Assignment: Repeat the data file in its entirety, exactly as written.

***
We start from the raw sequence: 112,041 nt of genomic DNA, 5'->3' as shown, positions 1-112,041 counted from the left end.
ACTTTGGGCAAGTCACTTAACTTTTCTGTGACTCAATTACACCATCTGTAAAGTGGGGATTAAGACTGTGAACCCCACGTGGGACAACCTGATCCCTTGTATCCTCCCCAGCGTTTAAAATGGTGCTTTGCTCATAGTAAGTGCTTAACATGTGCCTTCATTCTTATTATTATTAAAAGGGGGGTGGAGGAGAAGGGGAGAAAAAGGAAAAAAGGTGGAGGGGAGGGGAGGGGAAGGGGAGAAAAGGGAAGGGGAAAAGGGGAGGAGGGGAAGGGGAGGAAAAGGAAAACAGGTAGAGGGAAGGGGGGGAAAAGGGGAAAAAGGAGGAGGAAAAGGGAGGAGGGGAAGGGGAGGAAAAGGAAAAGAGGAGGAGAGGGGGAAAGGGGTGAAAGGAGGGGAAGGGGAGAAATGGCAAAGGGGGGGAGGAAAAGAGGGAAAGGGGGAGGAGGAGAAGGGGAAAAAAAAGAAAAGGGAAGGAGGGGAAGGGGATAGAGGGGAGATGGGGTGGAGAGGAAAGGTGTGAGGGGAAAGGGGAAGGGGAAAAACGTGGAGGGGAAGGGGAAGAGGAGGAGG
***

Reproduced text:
We start from the raw sequence: 112,041 nt of genomic DNA, 5'->3' as shown, positions 1-112,041 counted from the left end.
ACTTTGGGCAAGTCACTTAACTTTTCTGTGACTCAATTACACCATCTGTAAAGTGGGGATTAAGACTGTGAACCCCACGTGGGACAACCTGATCCCTTGTATCCTCCCCAGCGTTTAAAATGGTGCTTTGCTCATAGTAAGTGCTTAACATGTGCCTTCATTCTTATTATTATTAAAAGGGGGGTGGAGGAGAAGGGGAGAAAAAGGAAAAAAGGTGGAGGGGAGGGGAGGGGAAGGGGAGAAAAGGGAAGGGGAAAAGGGGAGGAGGGGAAGGGGAGGAAAAGGAAAACAGGTAGAGGGAAGGGGGGGAAAAGGGGAAAAAGGAGGAGGAAAAGGGAGGAGGGGAAGGGGAGGAAAAGGAAAAGAGGAGGAGAGGGGGAAAGGGGTGAAAGGAGGGGAAGGGGAGAAATGGCAAAGGGGGGGAGGAAAAGAGGGAAAGGGGGAGGAGGAGAAGGGGAAAAAAAAGAAAAGGGAAGGAGGGGAAGGGGATAGAGGGGAGATGGGGTGGAGAGGAAAGGTGTGAGGGGAAAGGGGAAGGGGAAAAACGTGGAGGGGAAGGGGAAGAGGAGGAGG